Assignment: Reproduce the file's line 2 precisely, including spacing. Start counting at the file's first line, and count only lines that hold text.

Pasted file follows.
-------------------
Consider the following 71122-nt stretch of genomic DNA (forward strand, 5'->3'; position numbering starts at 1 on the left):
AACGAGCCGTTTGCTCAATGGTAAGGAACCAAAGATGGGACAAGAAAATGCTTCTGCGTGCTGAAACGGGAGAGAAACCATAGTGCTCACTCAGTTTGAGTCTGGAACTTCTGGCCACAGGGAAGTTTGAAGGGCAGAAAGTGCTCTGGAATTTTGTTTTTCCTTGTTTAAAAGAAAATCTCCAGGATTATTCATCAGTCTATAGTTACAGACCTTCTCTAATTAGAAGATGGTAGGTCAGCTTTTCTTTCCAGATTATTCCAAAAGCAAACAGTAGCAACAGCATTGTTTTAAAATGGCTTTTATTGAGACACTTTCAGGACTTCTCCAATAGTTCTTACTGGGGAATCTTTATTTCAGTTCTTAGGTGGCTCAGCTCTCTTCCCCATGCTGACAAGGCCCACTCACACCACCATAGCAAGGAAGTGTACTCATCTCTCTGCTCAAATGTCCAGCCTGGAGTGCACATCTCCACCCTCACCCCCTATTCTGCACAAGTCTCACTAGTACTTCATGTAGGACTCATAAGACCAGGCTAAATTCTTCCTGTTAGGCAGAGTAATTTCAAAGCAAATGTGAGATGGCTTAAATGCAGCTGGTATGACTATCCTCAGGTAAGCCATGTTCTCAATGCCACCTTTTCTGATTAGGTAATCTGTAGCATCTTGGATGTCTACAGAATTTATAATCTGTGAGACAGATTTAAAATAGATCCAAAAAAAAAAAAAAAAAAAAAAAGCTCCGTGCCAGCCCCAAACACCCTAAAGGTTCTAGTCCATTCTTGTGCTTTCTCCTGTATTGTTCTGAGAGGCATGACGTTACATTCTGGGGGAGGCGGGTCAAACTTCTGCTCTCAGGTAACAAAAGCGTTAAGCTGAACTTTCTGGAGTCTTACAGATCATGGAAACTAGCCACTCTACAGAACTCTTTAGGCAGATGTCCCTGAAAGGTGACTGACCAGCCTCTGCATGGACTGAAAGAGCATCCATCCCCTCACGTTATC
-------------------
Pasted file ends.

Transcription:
AACGAGCCGTTTGCTCAATGGTAAGGAACCAAAGATGGGACAAGAAAATGCTTCTGCGTGCTGAAACGGGAGAGAAACCATAGTGCTCACTCAGTTTGAGTCTGGAACTTCTGGCCACAGGGAAGTTTGAAGGGCAGAAAGTGCTCTGGAATTTTGTTTTTCCTTGTTTAAAAGAAAATCTCCAGGATTATTCATCAGTCTATAGTTACAGACCTTCTCTAATTAGAAGATGGTAGGTCAGCTTTTCTTTCCAGATTATTCCAAAAGCAAACAGTAGCAACAGCATTGTTTTAAAATGGCTTTTATTGAGACACTTTCAGGACTTCTCCAATAGTTCTTACTGGGGAATCTTTATTTCAGTTCTTAGGTGGCTCAGCTCTCTTCCCCATGCTGACAAGGCCCACTCACACCACCATAGCAAGGAAGTGTACTCATCTCTCTGCTCAAATGTCCAGCCTGGAGTGCACATCTCCACCCTCACCCCCTATTCTGCACAAGTCTCACTAGTACTTCATGTAGGACTCATAAGACCAGGCTAAATTCTTCCTGTTAGGCAGAGTAATTTCAAAGCAAATGTGAGATGGCTTAAATGCAGCTGGTATGACTATCCTCAGGTAAGCCATGTTCTCAATGCCACCTTTTCTGATTAGGTAATCTGTAGCATCTTGGATGTCTACAGAATTTATAATCTGTGAGACAGATTTAAAATAGATCCAAAAAAAAAAAAAAAAAAAAAAAGCTCCGTGCCAGCCCCAAACACCCTAAAGGTTCTAGTCCATTCTTGTGCTTTCTCCTGTATTGTTCTGAGAGGCATGACGTTACATTCTGGGGGAGGCGGGTCAAACTTCTGCTCTCAGGTAACAAAAGCGTTAAGCTGAACTTTCTGGAGTCTTACAGATCATGGAAACTAGCCACTCTACAGAACTCTTTAGGCAGATGTCCCTGAAAGGTGACTGACCAGCCTCTGCATGGACTGAAAGAGCATCCATCCCCTCACGTTATC